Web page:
Typically, child support is going to last until a child is 18 years old. There are some exceptions to this, however; some people need to pay for longer, for example, if the child needs special assistance and there are more costs. Others don’t have to pay as long if the child is emancipated before he or she is 18. As such, it’s very important to know how these laws work in Arizona.
The law governing child emancipation is HB2428. Under it, a child must be at least 16 years old to ask the court for emancipation. Even when this request is submitted, it will not always be granted. The child has to meet a few criteria to show his or her independence. Some of these include the following:
1. The child isn’t already married.
2. The child is both a U.S. resident and a resident of Arizona.
3. The child needs to have sufficient financial means to provide for himself or herself. The child can’t be getting things like medical care, food or housing from the parents.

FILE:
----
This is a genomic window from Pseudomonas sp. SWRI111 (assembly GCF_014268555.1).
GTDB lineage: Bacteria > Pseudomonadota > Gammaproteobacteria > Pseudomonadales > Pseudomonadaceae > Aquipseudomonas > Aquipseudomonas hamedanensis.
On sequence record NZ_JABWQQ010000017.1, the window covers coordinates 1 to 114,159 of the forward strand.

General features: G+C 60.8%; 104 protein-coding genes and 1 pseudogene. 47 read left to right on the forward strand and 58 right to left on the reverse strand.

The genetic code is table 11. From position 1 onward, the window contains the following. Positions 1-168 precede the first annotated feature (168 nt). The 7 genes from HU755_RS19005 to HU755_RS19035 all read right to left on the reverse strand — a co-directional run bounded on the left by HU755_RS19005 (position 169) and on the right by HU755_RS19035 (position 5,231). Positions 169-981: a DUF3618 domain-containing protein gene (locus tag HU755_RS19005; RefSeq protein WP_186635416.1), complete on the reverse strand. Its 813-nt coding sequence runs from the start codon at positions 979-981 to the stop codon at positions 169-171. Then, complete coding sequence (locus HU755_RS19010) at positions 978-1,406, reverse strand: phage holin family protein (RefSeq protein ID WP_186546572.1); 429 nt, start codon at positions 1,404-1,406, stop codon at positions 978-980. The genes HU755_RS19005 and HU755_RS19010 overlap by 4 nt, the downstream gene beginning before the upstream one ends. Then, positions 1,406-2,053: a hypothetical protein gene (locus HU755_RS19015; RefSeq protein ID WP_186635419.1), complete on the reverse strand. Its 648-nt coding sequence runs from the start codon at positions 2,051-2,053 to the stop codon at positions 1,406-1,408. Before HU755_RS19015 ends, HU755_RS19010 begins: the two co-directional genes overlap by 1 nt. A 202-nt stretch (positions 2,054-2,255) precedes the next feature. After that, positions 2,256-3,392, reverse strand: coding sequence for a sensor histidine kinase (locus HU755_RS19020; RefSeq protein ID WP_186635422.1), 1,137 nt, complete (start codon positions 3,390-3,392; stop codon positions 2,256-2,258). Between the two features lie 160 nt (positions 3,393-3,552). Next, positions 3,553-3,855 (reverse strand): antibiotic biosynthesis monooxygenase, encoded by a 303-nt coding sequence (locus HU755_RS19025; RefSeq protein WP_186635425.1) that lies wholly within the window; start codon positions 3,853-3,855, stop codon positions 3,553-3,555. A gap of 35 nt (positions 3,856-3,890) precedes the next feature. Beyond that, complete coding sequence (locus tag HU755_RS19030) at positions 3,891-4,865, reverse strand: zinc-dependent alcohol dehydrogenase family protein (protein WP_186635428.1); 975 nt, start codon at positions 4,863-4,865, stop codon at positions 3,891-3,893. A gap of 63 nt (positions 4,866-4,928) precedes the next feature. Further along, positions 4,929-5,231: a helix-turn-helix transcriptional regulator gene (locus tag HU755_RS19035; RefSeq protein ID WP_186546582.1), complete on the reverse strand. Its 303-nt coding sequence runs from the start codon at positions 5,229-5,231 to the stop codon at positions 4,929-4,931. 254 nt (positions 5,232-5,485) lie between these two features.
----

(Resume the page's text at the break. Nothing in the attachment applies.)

4. The child needs to understand that all legal obligations that the parents have to care for the child are ended forever if emancipation is granted.
5. Typically, the child needs to be more than three months away from his or her 18th birthday. This process usually takes around 12 weeks, so applying with less time remaining is unnecessary.
6. The child is ready to tell his or her parents, and the child has read the official document titled “Information on Emancipation in Arizona.”
Emancipation does not happen that frequently, but it could have a drastic impact on child support payments, so parents on both sides need to know how this works.
Source: AZ Courts, “Emancipation of a Minor,” accessed June 14, 2016